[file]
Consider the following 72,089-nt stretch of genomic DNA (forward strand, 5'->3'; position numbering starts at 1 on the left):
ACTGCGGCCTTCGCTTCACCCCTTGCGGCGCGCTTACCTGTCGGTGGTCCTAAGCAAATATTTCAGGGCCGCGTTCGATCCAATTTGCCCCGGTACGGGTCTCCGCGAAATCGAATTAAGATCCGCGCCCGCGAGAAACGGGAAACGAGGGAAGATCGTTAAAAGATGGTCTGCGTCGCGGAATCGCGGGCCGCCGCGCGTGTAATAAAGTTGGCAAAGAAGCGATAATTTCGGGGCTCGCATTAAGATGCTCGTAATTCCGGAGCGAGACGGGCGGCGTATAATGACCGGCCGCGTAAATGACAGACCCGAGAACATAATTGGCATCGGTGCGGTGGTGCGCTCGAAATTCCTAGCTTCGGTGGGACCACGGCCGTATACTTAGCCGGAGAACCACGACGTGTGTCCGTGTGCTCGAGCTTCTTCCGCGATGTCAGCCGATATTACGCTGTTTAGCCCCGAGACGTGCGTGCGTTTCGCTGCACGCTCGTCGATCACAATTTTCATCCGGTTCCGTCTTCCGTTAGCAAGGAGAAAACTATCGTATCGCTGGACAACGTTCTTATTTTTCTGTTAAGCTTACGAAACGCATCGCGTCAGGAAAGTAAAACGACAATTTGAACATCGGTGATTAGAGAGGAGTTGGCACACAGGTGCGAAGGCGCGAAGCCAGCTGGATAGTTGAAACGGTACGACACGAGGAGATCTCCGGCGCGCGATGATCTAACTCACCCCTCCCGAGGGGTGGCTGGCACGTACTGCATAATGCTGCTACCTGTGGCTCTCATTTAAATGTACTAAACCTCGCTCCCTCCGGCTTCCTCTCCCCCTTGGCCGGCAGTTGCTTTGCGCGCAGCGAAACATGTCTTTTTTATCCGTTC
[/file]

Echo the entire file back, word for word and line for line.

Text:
Consider the following 72,089-nt stretch of genomic DNA (forward strand, 5'->3'; position numbering starts at 1 on the left):
ACTGCGGCCTTCGCTTCACCCCTTGCGGCGCGCTTACCTGTCGGTGGTCCTAAGCAAATATTTCAGGGCCGCGTTCGATCCAATTTGCCCCGGTACGGGTCTCCGCGAAATCGAATTAAGATCCGCGCCCGCGAGAAACGGGAAACGAGGGAAGATCGTTAAAAGATGGTCTGCGTCGCGGAATCGCGGGCCGCCGCGCGTGTAATAAAGTTGGCAAAGAAGCGATAATTTCGGGGCTCGCATTAAGATGCTCGTAATTCCGGAGCGAGACGGGCGGCGTATAATGACCGGCCGCGTAAATGACAGACCCGAGAACATAATTGGCATCGGTGCGGTGGTGCGCTCGAAATTCCTAGCTTCGGTGGGACCACGGCCGTATACTTAGCCGGAGAACCACGACGTGTGTCCGTGTGCTCGAGCTTCTTCCGCGATGTCAGCCGATATTACGCTGTTTAGCCCCGAGACGTGCGTGCGTTTCGCTGCACGCTCGTCGATCACAATTTTCATCCGGTTCCGTCTTCCGTTAGCAAGGAGAAAACTATCGTATCGCTGGACAACGTTCTTATTTTTCTGTTAAGCTTACGAAACGCATCGCGTCAGGAAAGTAAAACGACAATTTGAACATCGGTGATTAGAGAGGAGTTGGCACACAGGTGCGAAGGCGCGAAGCCAGCTGGATAGTTGAAACGGTACGACACGAGGAGATCTCCGGCGCGCGATGATCTAACTCACCCCTCCCGAGGGGTGGCTGGCACGTACTGCATAATGCTGCTACCTGTGGCTCTCATTTAAATGTACTAAACCTCGCTCCCTCCGGCTTCCTCTCCCCCTTGGCCGGCAGTTGCTTTGCGCGCAGCGAAACATGTCTTTTTTATCCGTTC